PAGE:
Business briefing

The daily business briefing: June 22, 2021

Netflix signs Spielberg to a multi-year movie deal, Medicaid enrollment rose to record high in pandemic, and more

1

Netflix signs Spielberg to multi-year deal

Steven Spielberg, the filmmaker whose blockbusters include Jaws, E.T., and Saving Private Ryan, has reached a deal to make movies for Netflix. The multi-year agreement marks a huge victory for the streaming giant in its effort to boost its already prolific content production as it battles with Walt Disney Co., Amazon, and other rivals. Netflix is the most popular streaming service worldwide by far, but several competitors have made gains recently with new streaming services and content production deals. Disney has won over millions of viewers with its Disney+ streaming service, and Amazon has acquired the MGM movie and TV studio in an $8.5 billion deal. The new HBO Max streaming service has boosted its content, as has Comcast's Peacock.

2

Medicaid enrollment rose to record high during pandemic

Medicaid enrollment increased by 9.7 million during the coronavirus pandemic to an all-time high of nearly 74 million, according to new federal figures released Monday by the Centers for Medicare & Medicaid Services. Some of the people who signed up from February 2020 to January 2021 did so because they lost work, income, and health benefits. Others benefited from a rule change that expanded eligibility under the first coronavirus relief package Congress approved last year. The surge pushed enrollment in Medicaid, which covers low-income Americans, past that of Medicare, which covers nearly 63 million older Americans. "We've really seen how important Medicaid is to ensuring the overall health of our country and have seen this through the pandemic," said Chiquita Brooks-LaSure, who became CMS administrator late last month.

3

U.S. stocks bounce back after last week's selloff

Wall Street rebounded strongly Monday after last week's sharp losses. The Dow Jones Industrial Average jumped by 586.9 points, nearly 1.8 percent, regaining some of what it lost in its worst week since October. The S&P 500 rose by 1.4 percent, returning to within 1 percent of its record high. The tech-heavy Nasdaq gained 0.8 percent. The U.S. gains came despite steep declines for markets in Asia. Investors there were alarmed by the U.S. selloff that started when the Federal Reserve signaled it would probably raise interest rates twice in 2023, sooner than previously expected, due to rising inflation. "The Fed-inspired selloff looks like it was overdone," said Fiona Cincotta, senior financial markets analyst at City Index. U.S. futures edged down early Tuesday.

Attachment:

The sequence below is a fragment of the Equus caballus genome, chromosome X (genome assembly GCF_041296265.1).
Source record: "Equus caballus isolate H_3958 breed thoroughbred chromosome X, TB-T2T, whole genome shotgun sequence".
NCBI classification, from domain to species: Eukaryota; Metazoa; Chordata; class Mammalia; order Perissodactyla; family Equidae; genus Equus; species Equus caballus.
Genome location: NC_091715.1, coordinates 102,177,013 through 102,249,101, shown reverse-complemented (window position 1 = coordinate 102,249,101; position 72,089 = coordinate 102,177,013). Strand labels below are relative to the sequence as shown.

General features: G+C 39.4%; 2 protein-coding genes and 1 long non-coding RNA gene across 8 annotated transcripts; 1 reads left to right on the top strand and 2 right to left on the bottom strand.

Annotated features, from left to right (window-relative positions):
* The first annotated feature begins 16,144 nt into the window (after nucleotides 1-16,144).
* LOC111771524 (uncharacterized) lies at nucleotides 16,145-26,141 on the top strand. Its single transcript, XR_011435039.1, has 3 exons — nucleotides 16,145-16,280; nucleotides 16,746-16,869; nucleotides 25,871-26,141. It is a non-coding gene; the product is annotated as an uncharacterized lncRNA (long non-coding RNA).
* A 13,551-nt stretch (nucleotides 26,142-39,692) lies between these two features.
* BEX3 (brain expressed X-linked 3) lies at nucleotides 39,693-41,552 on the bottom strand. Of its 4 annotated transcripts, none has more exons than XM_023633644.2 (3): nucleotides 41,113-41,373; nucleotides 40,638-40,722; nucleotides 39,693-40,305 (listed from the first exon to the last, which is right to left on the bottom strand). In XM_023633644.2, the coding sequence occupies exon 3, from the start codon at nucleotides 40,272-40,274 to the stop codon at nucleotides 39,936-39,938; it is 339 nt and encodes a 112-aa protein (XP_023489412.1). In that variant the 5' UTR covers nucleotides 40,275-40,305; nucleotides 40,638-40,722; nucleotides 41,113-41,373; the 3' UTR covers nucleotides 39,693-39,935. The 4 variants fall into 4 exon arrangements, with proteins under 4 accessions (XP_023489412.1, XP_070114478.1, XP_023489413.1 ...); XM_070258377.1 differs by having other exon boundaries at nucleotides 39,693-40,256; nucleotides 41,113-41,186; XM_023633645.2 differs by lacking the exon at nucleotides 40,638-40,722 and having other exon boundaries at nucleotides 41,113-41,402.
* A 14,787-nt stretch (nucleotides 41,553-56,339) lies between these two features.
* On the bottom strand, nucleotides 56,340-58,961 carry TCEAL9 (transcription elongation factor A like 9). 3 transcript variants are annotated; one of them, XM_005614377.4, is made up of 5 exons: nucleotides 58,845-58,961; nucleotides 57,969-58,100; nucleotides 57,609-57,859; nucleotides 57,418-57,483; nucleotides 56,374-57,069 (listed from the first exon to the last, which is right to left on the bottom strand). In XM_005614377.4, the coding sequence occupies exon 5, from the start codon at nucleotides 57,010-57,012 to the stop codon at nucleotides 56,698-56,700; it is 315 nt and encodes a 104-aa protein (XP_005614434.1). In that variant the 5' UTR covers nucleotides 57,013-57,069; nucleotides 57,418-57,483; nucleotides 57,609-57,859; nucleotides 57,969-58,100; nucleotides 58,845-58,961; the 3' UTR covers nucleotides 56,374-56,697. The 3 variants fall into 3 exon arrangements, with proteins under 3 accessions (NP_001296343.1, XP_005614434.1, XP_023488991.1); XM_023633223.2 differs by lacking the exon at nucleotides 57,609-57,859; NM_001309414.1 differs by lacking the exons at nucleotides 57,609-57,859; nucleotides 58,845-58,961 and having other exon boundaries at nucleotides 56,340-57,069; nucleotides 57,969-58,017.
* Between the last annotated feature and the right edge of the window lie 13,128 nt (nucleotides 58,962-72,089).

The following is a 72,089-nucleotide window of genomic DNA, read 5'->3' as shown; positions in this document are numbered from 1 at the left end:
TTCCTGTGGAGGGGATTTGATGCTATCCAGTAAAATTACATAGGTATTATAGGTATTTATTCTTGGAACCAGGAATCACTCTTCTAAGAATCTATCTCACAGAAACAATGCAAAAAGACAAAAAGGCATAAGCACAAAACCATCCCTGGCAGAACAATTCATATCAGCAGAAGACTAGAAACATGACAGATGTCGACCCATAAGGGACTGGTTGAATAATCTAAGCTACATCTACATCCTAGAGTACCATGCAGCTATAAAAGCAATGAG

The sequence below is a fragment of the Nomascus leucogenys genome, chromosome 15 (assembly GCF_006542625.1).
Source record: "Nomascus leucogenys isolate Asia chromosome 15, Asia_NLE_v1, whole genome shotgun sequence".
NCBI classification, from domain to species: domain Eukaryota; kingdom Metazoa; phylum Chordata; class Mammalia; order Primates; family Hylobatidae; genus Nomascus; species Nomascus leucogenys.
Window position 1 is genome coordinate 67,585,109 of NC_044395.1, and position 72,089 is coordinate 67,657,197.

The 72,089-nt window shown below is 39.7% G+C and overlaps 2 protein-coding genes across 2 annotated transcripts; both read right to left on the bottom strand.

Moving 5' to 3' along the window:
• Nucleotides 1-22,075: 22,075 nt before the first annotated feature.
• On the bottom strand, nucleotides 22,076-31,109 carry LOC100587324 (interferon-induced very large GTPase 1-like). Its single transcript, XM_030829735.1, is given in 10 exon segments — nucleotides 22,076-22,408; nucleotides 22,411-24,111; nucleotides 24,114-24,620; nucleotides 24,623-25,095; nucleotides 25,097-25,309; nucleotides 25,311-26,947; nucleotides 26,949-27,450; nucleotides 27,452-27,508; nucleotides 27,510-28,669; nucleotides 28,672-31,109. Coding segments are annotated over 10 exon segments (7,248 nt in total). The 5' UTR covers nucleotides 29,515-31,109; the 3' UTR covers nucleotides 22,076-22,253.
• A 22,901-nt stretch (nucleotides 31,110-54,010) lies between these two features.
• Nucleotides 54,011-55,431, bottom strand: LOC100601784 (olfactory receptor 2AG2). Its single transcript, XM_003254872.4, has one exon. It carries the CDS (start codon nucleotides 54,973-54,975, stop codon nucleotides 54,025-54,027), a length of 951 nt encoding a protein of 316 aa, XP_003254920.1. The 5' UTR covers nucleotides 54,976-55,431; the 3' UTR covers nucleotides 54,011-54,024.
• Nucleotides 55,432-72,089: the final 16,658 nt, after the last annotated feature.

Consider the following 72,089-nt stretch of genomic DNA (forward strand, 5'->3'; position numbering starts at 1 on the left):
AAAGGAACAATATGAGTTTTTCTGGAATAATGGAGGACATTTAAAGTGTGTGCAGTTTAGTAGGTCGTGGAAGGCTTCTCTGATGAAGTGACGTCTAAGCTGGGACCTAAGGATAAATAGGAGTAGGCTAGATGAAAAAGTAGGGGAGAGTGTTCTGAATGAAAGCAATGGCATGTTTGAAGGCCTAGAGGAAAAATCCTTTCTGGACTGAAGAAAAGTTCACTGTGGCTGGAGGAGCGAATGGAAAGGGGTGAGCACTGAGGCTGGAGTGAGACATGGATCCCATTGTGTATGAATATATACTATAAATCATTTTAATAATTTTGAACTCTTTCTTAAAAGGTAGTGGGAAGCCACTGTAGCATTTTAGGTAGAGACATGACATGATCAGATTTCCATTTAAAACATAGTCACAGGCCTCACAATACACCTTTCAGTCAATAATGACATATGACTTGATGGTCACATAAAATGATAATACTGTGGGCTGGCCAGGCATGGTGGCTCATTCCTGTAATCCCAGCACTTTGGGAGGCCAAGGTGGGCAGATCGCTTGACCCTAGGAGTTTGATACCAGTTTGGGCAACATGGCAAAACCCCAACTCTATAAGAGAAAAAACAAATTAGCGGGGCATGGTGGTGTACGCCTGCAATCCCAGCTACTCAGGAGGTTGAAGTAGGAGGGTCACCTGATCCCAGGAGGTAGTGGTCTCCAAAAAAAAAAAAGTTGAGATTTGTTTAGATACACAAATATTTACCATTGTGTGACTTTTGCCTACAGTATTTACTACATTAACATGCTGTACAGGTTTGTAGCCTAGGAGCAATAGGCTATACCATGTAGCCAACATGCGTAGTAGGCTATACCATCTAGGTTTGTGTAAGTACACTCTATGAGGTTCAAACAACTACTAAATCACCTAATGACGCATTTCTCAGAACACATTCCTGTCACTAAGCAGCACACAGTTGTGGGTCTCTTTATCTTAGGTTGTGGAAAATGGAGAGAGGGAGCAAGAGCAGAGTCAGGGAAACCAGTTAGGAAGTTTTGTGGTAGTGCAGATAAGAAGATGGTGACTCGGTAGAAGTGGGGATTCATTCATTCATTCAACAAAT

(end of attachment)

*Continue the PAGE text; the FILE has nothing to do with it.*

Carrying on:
4

Nursing home Medicare patient deaths jumped by 32 percent in 2020

Nursing homes reported a 32 percent increase in deaths of Medicare patients last year, the inspector general of the Department of Health and Human Services reported Tuesday. The excess deaths came in two surges eight months apart. The nursing home industry was considered among the earliest and hardest pandemic-hit sectors in the United States, but the new report provided the most comprehensive analysis yet of the impact of the crisis on the most vulnerable group. The watchdog found that 4 in 10 Medicare recipients in nursing homes had or likely had COVID-19 last year. "We knew this was going to be bad, but I don't think even those of us who work in this area thought it was going to be this bad," said Harvard health policy professor David Grabowski, a nationally recognized expert on long-term care. "This was not individuals who were going to die anyway."

5

China crackdown fuels cryptocurrency losses

Bitcoin fell by about 2 percent early Tuesday, adding to massive losses since China renewed its crackdown on cryptocurrencies. Digital currency markets have seen $300 billion in value vanish since Friday, when officials in China's Sichuan province, a major bitcoin mining center, ordered cryptocurrency miners to halt operations. The move in Sichuan followed shutdowns in other provinces with intensive bitcoin mining, including Inner Mongolia. Beijing called for restricting bitcoin mining in May. On Monday, the People's Bank of China urged Alipay, the payments service run by Alibaba affiliate Ant Group, and other financial institutions not to provide cryptocurrency-related services. China banned cryptocurrency exchanges in 2017.

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